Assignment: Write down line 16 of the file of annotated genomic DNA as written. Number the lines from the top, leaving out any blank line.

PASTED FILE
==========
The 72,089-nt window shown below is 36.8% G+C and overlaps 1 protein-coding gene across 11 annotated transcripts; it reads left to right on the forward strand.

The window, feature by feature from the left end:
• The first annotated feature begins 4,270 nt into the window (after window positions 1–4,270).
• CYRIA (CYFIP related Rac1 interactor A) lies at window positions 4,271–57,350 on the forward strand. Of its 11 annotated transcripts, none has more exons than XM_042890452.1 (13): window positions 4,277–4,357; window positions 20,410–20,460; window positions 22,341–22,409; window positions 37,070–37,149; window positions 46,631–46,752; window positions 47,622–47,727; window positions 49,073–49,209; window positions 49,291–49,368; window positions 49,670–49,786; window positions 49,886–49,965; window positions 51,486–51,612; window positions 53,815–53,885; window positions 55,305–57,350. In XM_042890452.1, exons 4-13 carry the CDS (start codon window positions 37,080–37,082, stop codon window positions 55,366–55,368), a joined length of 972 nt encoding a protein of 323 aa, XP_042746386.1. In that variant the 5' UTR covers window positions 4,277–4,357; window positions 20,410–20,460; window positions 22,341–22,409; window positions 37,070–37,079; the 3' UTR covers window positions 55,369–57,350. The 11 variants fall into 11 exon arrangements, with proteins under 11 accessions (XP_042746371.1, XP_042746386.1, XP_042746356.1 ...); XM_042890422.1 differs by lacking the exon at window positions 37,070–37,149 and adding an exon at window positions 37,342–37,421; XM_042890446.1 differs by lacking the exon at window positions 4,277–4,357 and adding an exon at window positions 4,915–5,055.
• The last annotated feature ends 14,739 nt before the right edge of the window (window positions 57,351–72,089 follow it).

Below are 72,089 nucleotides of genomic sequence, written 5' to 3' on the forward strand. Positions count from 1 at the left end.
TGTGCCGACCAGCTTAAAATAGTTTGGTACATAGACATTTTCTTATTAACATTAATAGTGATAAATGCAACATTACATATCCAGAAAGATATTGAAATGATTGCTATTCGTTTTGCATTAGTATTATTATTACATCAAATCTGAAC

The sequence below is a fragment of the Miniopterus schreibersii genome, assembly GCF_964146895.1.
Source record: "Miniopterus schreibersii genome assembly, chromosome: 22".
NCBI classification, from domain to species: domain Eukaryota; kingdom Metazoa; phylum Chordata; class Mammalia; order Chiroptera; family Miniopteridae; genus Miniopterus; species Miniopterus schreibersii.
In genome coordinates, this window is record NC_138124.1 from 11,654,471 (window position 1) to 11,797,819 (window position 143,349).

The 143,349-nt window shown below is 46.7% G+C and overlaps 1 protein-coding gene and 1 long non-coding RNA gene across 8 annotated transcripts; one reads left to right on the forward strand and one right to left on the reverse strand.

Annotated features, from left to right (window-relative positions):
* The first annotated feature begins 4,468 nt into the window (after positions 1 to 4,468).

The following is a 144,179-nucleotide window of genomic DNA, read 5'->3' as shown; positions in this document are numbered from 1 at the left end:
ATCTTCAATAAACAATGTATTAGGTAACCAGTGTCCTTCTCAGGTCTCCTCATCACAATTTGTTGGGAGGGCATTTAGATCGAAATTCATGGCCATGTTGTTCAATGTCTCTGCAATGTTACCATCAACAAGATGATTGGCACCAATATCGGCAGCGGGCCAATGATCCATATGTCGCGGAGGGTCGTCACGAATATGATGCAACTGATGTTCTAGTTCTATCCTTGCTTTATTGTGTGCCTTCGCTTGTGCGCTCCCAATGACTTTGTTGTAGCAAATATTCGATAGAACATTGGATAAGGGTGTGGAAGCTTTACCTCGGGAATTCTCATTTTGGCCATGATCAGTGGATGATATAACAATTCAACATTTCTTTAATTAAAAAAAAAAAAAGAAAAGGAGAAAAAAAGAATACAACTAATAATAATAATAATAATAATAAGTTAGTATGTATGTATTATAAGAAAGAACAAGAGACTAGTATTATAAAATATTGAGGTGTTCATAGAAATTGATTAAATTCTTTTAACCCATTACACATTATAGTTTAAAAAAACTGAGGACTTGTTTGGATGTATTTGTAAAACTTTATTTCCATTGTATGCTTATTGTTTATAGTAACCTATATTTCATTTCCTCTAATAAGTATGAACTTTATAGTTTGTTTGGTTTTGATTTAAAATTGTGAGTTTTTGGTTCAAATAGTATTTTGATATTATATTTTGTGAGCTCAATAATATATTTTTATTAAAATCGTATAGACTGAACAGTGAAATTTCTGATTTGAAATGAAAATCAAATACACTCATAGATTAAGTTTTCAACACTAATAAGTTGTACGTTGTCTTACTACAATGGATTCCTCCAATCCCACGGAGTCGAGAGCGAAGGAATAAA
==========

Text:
ATCTTCAATAAACAATGTATTAGGTAACCAGTGTCCTTCTCAGGTCTCCTCATCACAATTTGTTGGGAGGGCATTTAGATCGAAATTCATGGCCATGTTGTTCAATGTCTCTGCAATGTTACCATCAACAAGATGATTGGCACCAATATCGGCAGCGGGCCAATGATCCATATGTCGCGGAGGGTCGTCACGAATATGATGCAACTGATGTTCTAGTTCTATCCTTGCTTTATTGTGTGCCTTCGCTTGTGCGCTCCCAATGACTTTGTTGTAGCAAATATTCGATAGAACATTGGATAAGGGTGTGGAAGCTTTACCTCGGGAATTCTCATTTTGGCCATGATCAGTGGATGATATAACAATTCAACATTTCTTTAATTAAAAAAAAAAAAAGAAAAGGAGAAAAAAAGAATACAACTAATAATAATAATAATAATAATAAGTTAGTATGTATGTATTATAAGAAAGAACAAGAGACTAGTATTATAAAATATTGAGGTGTTCATAGAAATTGATTAAATTCTTTTAACCCATTACACATTATAGTTTAAAAAAACTGAGGACTTGTTTGGATGTATTTGTAAAACTTTATTTCCATTGTATGCTTATTGTTTATAGTAACCTATATTTCATTTCCTCTAATAAGTATGAACTTTATAGTTTGTTTGGTTTTGATTTAAAATTGTGAGTTTTTGGTTCAAATAGTATTTTGATATTATATTTTGTGAGCTCAATAATATATTTTTATTAAAATCGTATAGACTGAACAGTGAAATTTCTGATTTGAAATGAAAATCAAATACACTCATAGATTAAGTTTTCAACACTAATAAGTTGTACGTTGTCTTACTACAATGGATTCCTCCAATCCCACGGAGTCGAGAGCGAAGGAATAAA